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Budget cuts force Calif. police and firemen to watch man drown

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posted on Jun, 1 2011 @ 11:24 PM
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reply to post by Miraj
 


What about the moral consequences? I don't buy it. Not for a minute.

Unfortunately, I have to work. But I'll be back this evening.

Peace.




posted on Jun, 1 2011 @ 11:32 PM
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Okay, when I first saw this story I got pretty ticked off and agreed with everyone calling these responders cowards. I am an EMT/Firefighter and would NEVER hesitate to step in and try to save someones life.

But then, I looked more closely at the story and thought about it. I was also a dispatcher and teach first responders.

FIRST: Whenever there is a suicide attempt, the police go in first while fire/ems stage to make sure that the 'scene is secure'. This was a suicide attempt. The man was trying to kill himself, he did not 'need' rescuing, he needed someone to gain physical control over him and drag him to shore against his will.

SECOND: He was 150 yards from the shore. Think about that. A football field is 100 yards. Could YOU swim the length of one-and-a-half football fields in cold water and not need rescuing yourself?

THIRD: Once you crossed that 150 yards of cold water, you now have a suicidal man you have to fight with (in cold, deep water) not knowing how big, how crazy or violent he was. You don't even know if he might have a weapon.

FOURTH: IF you were able to gain control over him without being drowned yourself, you would then have to drage his sorry butt back another 150 yards to shore.


I don't know about you, but unless you were an olympic level swimmer with some very specific training you wouldn't have a chance in hell of even attempting this and come out alive.

So while on the surface of the story, especially given the headline, it is easy to judge, after thinking about this I don't see what they could have possibly done from the shore without specialized equipment and training. This would have HAD to be done from a boat where you could maintain control without being in the water and vulnerable.

No. This isn't a case of cowards. This is a case of a man who chose to end his life and an emergency department that apparantly was not equiped or trained for a water rescue. If there is any place for blame, it is on the man who chose these actions and the admin that failed to be prepared to react to it. I am quite certain that those heros standing on the shore that night will suffer nightmares for the inablility to act, as is their nature.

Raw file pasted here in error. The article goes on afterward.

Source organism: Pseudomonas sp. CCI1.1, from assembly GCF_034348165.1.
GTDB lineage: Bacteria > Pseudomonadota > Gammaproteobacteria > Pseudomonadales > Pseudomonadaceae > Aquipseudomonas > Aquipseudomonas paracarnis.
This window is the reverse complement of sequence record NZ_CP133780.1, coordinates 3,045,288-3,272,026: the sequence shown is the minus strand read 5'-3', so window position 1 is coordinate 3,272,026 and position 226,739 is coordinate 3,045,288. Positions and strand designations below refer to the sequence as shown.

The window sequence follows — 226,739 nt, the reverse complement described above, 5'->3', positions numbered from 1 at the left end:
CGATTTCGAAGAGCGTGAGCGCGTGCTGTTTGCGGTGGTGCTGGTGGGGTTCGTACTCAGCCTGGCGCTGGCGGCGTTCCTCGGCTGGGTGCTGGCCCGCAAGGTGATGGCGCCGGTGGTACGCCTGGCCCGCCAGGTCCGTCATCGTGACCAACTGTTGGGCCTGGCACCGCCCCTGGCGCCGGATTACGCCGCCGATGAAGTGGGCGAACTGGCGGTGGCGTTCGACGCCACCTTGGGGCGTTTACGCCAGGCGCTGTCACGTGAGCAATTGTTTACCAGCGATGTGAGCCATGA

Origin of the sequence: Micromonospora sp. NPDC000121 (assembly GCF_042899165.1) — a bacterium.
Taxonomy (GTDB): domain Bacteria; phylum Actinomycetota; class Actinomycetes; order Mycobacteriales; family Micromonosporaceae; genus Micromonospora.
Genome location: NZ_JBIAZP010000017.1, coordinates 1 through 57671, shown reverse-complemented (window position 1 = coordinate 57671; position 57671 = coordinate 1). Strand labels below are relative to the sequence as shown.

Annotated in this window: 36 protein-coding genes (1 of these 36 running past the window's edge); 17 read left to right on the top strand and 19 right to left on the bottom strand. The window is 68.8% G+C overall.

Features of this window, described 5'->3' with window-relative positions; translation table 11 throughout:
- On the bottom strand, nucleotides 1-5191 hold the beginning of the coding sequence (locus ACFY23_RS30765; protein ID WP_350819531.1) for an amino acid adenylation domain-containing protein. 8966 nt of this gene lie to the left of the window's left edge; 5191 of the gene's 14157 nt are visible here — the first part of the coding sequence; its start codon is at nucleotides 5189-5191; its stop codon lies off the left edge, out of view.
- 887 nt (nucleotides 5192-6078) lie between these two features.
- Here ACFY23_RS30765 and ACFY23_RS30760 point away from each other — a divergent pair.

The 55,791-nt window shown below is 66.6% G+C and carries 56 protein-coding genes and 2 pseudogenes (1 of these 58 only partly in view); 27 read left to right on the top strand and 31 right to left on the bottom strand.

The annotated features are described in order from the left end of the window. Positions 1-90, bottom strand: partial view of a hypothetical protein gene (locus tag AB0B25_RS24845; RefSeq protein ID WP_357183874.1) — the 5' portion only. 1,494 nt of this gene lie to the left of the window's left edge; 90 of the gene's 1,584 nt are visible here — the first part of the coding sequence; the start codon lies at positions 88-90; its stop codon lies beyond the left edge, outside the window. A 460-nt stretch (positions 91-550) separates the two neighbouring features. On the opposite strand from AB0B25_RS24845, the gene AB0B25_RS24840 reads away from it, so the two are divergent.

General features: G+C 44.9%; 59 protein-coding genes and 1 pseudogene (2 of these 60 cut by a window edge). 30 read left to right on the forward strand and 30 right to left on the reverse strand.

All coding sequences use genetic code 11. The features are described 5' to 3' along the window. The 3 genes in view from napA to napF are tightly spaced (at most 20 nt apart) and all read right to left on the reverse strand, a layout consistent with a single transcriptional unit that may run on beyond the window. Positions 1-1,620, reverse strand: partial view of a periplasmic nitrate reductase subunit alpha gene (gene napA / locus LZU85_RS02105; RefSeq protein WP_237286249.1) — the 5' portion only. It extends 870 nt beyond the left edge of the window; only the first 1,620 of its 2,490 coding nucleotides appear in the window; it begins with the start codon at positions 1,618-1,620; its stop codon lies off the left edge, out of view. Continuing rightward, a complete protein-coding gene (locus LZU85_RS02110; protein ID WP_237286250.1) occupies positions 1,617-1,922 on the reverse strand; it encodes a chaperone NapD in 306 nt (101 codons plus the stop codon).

posted on Jun, 1 2011 @ 11:54 PM
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A bunch of cowards and children. That is what they are.

They are scum

Nothing less nothing more.


TIME FOR A REVOLUTION



posted on Jun, 1 2011 @ 11:59 PM
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They probably tazed him and shot him while he was drowning.



posted on Jun, 2 2011 @ 12:04 AM
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reply to post by beezzer
 


BS. They should have tried to save him, this is a complete cop-out. They are cowards who wouldn't try to save a person's life? Wow. Best and brightest saving, serving and protecting. I don't think so.



posted on Jun, 2 2011 @ 12:11 AM
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reply to post by beezzer
 


You'd be a fool to think that not doing anything wouldnt weigh on most of their conscience..

Still. There's more than just emotions to the debate.



posted on Jun, 2 2011 @ 12:17 AM
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reply to post by westcoast
 


Sometimes you just have to have faith. He wanted someone to come in after him.



posted on Jun, 2 2011 @ 12:35 AM
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6 pages and nobody sees it important to mention that 75+ pedestrian gawkers lined the shores, all standing around watching and waiting for someone else to do something... This may be a tragic failing of city policy that led to inaction by the police/firefighters, but it is also an example of mindless group-think and inaction by spectators... I guess it soothes the conscience when there is someone else, or something else to lay the blame on. I wonder what each person would find, were they to look inwards and examine their own reasons for not stepping up?



posted on Jun, 2 2011 @ 12:47 AM
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If he wanted to commit suicide then let him. Not gonna endanger another officer or fireman. Or get involve in legal battles if he gets hurt in the process.



posted on Jun, 2 2011 @ 12:50 AM
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reply to post by LadySkadi
 


I think it's just disheartening to realize that no one stepped up to the plate. Yes, it's easy to sit back and say, "This is what I would do." The public has this image in their head of what their Peace Officers and Fire fighters, EMT's would/should do and have a certain expectation of them. I think it's that disappointment perhaps in knowing something went wrong/failed in the public's eyes that has people up in arms. I don't know about you, but I look up to those people like my heroes, you know? They are the ones who come in to the rescue. Or at least in my eyes they do, and when it is perceived that they just stood there, of course the public is going to be disappointed. We expect the calvary when someone's in danger, and when that calvary just sits back and watches....



posted on Jun, 2 2011 @ 01:07 AM
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well, if they die doing something they're not certified to do, the family doesn't get any kind of life insurance because it's not considered an on-duty death. doesn't excuse what happened, but you get what you vote for, i guess.

i wouldn't save a suicidal drowner, either, so.



posted on Jun, 2 2011 @ 02:13 AM